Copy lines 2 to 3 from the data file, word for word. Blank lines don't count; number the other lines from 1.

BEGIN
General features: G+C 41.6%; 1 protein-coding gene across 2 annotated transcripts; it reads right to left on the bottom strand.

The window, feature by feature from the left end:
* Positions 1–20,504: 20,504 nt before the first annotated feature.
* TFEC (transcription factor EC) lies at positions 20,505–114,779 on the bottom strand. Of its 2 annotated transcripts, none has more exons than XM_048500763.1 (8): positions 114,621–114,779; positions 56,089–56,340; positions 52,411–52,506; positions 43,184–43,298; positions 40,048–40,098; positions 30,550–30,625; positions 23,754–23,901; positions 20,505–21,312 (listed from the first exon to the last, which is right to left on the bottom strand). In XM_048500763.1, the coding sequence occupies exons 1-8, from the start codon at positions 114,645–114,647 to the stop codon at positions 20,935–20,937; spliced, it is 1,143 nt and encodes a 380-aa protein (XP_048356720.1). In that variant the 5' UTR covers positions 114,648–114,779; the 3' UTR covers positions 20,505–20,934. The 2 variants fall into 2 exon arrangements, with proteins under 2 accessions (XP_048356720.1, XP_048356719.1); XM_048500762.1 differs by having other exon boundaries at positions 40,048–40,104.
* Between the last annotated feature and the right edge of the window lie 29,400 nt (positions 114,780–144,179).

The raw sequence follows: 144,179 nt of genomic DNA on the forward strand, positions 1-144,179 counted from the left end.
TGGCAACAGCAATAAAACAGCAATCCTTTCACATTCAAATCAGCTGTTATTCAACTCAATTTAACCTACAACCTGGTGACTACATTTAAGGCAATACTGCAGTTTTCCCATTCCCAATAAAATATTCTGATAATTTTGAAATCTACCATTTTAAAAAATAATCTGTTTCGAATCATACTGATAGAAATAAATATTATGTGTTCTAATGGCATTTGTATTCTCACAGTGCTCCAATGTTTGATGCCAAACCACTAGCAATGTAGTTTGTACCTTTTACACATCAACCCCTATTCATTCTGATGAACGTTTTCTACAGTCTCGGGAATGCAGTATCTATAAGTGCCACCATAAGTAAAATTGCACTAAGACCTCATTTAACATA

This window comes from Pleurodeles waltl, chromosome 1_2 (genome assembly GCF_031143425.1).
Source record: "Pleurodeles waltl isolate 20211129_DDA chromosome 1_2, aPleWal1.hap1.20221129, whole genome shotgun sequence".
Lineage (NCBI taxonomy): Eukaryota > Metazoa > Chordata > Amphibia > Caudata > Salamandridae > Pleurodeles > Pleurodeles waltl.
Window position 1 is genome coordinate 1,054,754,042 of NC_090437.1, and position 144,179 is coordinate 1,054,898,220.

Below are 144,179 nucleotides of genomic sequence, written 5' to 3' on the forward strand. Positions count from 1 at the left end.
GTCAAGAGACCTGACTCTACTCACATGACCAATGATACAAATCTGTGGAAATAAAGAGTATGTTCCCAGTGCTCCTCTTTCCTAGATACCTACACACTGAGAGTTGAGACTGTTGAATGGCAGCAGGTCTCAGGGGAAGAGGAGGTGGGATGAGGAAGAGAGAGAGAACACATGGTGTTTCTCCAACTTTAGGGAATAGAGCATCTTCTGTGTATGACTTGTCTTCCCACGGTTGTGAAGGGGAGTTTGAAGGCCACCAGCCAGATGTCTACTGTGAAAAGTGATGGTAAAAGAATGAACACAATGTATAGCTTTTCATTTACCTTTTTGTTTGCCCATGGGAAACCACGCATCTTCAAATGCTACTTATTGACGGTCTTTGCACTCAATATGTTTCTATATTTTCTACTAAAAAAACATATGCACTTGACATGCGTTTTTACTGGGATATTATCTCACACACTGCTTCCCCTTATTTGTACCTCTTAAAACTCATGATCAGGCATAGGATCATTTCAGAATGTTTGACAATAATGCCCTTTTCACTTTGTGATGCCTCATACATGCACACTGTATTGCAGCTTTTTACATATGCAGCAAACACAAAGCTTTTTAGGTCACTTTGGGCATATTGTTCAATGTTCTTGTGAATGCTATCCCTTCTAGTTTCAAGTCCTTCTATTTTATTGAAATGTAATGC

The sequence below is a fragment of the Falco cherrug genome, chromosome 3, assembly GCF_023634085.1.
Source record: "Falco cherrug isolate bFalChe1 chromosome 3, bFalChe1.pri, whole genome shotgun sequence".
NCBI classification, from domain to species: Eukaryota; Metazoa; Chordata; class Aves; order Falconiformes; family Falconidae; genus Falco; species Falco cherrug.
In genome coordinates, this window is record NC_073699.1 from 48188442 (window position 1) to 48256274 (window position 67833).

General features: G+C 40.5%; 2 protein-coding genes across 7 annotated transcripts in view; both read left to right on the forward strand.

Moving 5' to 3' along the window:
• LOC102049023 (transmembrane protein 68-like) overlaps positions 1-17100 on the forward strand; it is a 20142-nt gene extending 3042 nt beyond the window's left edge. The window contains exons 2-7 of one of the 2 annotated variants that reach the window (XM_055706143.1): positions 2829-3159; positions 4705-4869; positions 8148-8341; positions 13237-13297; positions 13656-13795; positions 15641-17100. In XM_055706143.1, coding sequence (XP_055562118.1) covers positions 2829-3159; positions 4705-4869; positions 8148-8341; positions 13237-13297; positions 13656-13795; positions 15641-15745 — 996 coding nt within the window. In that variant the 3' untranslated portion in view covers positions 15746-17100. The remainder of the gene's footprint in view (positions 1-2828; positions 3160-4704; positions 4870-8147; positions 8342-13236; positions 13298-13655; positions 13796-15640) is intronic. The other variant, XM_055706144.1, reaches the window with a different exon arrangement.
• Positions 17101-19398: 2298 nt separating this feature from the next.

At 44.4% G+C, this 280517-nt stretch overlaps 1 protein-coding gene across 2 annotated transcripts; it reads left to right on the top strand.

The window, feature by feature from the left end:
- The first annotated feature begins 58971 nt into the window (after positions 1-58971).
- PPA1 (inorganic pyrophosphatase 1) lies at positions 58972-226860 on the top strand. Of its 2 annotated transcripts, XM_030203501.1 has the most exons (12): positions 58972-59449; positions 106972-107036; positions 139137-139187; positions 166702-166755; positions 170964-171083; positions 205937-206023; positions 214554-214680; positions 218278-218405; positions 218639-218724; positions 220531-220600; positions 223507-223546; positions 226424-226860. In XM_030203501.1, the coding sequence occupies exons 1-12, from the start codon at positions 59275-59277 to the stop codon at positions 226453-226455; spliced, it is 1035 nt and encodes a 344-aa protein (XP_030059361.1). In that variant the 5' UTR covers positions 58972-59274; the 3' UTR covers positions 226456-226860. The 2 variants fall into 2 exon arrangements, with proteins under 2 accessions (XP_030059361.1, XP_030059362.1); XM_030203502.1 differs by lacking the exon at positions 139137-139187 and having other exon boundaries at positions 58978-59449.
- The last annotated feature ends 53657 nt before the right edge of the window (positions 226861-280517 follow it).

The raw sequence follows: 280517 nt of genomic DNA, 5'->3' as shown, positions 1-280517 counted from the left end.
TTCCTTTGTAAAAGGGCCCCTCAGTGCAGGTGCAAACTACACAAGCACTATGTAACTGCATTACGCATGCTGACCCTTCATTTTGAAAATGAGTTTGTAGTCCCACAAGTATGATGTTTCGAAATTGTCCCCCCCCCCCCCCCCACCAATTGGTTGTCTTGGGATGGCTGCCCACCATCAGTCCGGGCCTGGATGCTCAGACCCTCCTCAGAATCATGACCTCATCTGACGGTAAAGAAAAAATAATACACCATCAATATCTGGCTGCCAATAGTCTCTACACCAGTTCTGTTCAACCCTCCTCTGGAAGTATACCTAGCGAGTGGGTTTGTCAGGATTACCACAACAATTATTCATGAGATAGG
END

The window, feature by feature from the left end:
* Positions 1–20,504: 20,504 nt before the first annotated feature.